Tuesday, July 21, 2015

Improving Your Serve

My most recent read from Charles Swindoll, Improving Your Serve, was actually one of his first published works from back in 1981. Although written more than 30 years ago, this is a devotional that is both timeless and timely. The book is focused on how to be a better servant to those in our world. In truth, although I have heard multiple sermons and read countless books on servanthood, somehow my mind still equates "servant" with low-level, menial helpers. It is a role that my mind wants to marginalize into something subservient, something unimportant, something derogatory. However, this just proves that I don't yet truly appreciate what a servant is and why they are important. The fact is that dynamic people can be servants, important people can be servants, and leaders can be servants.

In this book Swindoll develops a beautiful portrait of the servant. This beauty radiates all the more because Jesus modeled the role of a servant not only in his teachings, but also in the very way he lived his life. There is one account in the gospel of John where Jesus washes the feet of his disciples. When he finished his task, he said,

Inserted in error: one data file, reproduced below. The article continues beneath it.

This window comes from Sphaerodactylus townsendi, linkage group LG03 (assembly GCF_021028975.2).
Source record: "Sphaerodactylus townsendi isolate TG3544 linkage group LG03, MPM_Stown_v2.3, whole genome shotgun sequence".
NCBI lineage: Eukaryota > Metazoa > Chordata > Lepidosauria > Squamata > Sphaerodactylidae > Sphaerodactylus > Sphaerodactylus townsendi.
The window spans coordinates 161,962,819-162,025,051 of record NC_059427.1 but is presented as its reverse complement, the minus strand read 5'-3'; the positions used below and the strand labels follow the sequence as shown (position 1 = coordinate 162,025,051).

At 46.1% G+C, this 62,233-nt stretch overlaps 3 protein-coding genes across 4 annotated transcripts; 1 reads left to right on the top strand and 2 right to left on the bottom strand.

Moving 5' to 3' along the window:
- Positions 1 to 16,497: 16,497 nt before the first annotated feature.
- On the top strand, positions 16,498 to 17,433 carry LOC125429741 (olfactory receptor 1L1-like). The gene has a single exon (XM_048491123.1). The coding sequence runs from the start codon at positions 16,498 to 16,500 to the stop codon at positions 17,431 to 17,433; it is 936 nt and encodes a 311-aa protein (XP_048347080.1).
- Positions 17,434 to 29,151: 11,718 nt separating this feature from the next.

"Now that I, your Lord and teacher, have washed your feet, you also should wash one another's feet. I have set you an example that you should do as I have done for you. Very truly I tell you, no servant is greater than his master, nor is a messenger greater than the one who sent him. Now that you know these things, you will be blessed if you do them."

A servant possesses qualities such as:
  • Recognizing that others are valuable and part of God's family too
  • Understanding that giving is an essential trait of Jesus that we should strive to model
  • Doing things out of love and a willing spirit and not to receive accolades and recompense
Swindoll not only paints a portrait of a servant, but he also helps us to understand the mind of a servant. In fact, two folks can be working at the same task but with entirely different mind sets. If one works out of a giving heart and a generous spirit and he other grumbles and complains and is seeking reward, even though they may accomplish the same amount of work, only one of these is a true servant. A wonderful book to dive into and embrace.